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title = lf heading = Line Follower Bot subheading = Explanation about the sensors and the PID algorithm used for making a Line Follower Bot. category = None tags = None author = Shobhna Mishra, Tanya Choudhary, Thariq Srinivas date = July 07, 2016 //(DO NOT REMOVE THESE LINES) //(WRITE YOUR BLOG BELOW)

Line follower is an autonomous robot that follows a line, either a black line on white surface or vise-versa. Robot must be able to detect particular line and keep following it.

For special situations such as cross overs where robot can have more than one path which can be followed, predefined path must be followed by the robot.

The main electronics/mechanical components that will be used in making this line follower robot are IR sensors, motor-drivers and microcontroller.



Block Diagram


Sensors are required to detect position of the line to be followed with respect to the robot’s position. Most widely used sensors for the line follower robot are photosensors. They are based on the basic observation that “the white surface reflects the light and the black surface absorbs it”.IR sensors are used preferably to avoid interference with visible light.

Sensor circuit contains an emitter and a detector. Photodetector is used to detect the intensity of light reflected. The corresponding analog voltage is induced based on the intensity of reflected light.

The analog voltage is converted to digital voltage by ADC and compared with a certain threshold to generate a logic ‘1’ or ‘0’ which is used by the controller.

The main algorithm behind making the Line Follower Bot is the PID Algorithm, which is described in detail below.


First off, let’s start with an example. You want to build a system to make a car run at some constant speed, say 40 Km/h. What could possibly be done? Well, you could fix the accelerator at some carefully calibrated position. But hey, this wouldn’t work so well in the long run, would it? The calibration can go off with time, and it most certainly won’t work on slopes. What could possibly be done?

Yep! We need to continuously monitor the car’s speed and “press the accelerator more if it is going too slow and press the accelerator less if it is going too fast. If it is going too fast even after the accelerator is completely released, then press the brakes.” Now that can be called a control loop, where you monitor the output and feed some of it it to the input.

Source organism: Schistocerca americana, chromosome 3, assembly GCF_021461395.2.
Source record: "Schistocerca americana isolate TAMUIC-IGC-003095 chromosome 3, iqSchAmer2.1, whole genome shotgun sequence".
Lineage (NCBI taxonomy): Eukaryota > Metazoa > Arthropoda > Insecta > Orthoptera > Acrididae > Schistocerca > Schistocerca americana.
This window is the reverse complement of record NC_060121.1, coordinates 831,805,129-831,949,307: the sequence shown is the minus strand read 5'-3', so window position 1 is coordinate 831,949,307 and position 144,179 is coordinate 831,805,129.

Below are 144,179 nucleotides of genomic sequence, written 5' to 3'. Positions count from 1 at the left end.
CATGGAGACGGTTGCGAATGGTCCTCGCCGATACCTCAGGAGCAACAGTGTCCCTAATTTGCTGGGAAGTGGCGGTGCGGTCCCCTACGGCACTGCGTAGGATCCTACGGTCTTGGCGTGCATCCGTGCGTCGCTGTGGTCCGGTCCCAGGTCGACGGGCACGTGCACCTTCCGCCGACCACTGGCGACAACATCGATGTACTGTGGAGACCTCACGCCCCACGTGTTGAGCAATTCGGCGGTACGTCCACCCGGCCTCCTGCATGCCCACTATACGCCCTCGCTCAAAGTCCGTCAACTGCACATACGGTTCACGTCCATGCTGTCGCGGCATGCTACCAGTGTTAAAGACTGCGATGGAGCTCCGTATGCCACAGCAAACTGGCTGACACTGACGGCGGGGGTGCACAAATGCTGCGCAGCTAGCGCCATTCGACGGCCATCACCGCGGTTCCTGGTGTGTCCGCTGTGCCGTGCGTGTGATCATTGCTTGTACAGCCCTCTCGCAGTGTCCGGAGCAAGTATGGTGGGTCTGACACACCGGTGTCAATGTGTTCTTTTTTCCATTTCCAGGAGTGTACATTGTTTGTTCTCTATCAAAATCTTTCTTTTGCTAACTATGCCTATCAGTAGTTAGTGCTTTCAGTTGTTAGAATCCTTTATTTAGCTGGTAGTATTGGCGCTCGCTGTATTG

Well, that was a bit vague. If the car was going at more than the set speed, do you release the accelerator completely? Of if it’s going too slow, you shouldn’t slam the accelerator, should you?

So let us define the Process Variable as the current speed, the Set Point as the value the Process variable is required to maintain, and the Error as the difference between Set Point and Process variable.

$$ e = SP - PV $$

So the error in this case would be 40 – <Current speed of the car>. Clearly, e has to be minimised.

Let’s say we press the accelerator by an amount u(t). Press the accelerator if u is positive, and brakes if u is negative.

Further, let’s say u(t) is dependent on e as per the following relation.

$$ U(t) = K_p*e $$

Where Kp is some proportionality constant.

This will obviously minimise error. But hey, doesn’t this equation remind you of something?

$$ F= K * (x_0 – x) $$

Well, as the analogy suggests, there is going to be an inherent oscillating tendency to the system. The speed of the car tends to increase and decrease over time. Hence we need to do something to dampen the oscillation. Following the analogy of the pendulum, the damping should be proportional to the rate of change of the Process Variable.

Let us now modify the expression for u(t).

$$ U(t) = K_p*e + K_d * \frac{de}{dt} $$

Well, that was taken care of. But hey, there is a gaping hole here! The equation suggests that if the error is zero for a few seconds, then neither the accelerator nor brake has to be pressed – Hardly the case!

To compensate for this, we add an integral term, which takes into account the history of the system and provides the necessary ‘offset’ for u(t).

$$ U(t) = K_p*e + K_i*\int_0^t e dt + K_d*\frac{de}{dt} $$

If the car is mostly running at less than the targeted speed, the integral term takes a positive value, and vice versa. It provides the necessary ‘offset’ to u(t).

Needless to say, all these parameters Kp , Ki and Kd have optimal values. There are many methods to figure out their values, including self-tuning algorithms. But more often than not, it is convenient to manually tune their values for small applications rather than incorporate a complex tuning algorithm.

Here is a sample pseudo-code which implements the PID algorithm in practice.

Initialise I and e_previous as 0
  e = error();     \\error() is a pre defined function
  D = (e - e_previous)/0.01;
  I = I + 0.01 * e;​
  u = Kp * e + Ki * I + Kd * D;
  e_previous = e;
  process(u);     \\press accelerator/brake according to u
​ delay(10);    \\10 millisecond  

The PID algorithm has loads of applications – starting from line followers and quadcopters to industrial robotic arms.

It is usually best to first tweak the value of Kp, keeping the other two zero, then Ki and finally Kd.

Now, coming to the technicalities of the code- The code can either be written in AVR or in Arduino. AVR is certainly more difficult to implement than Arduino.

Link to AVR tutorial
Link to Arduino tutorial

Here’s an awesome Line Follower bot in action.


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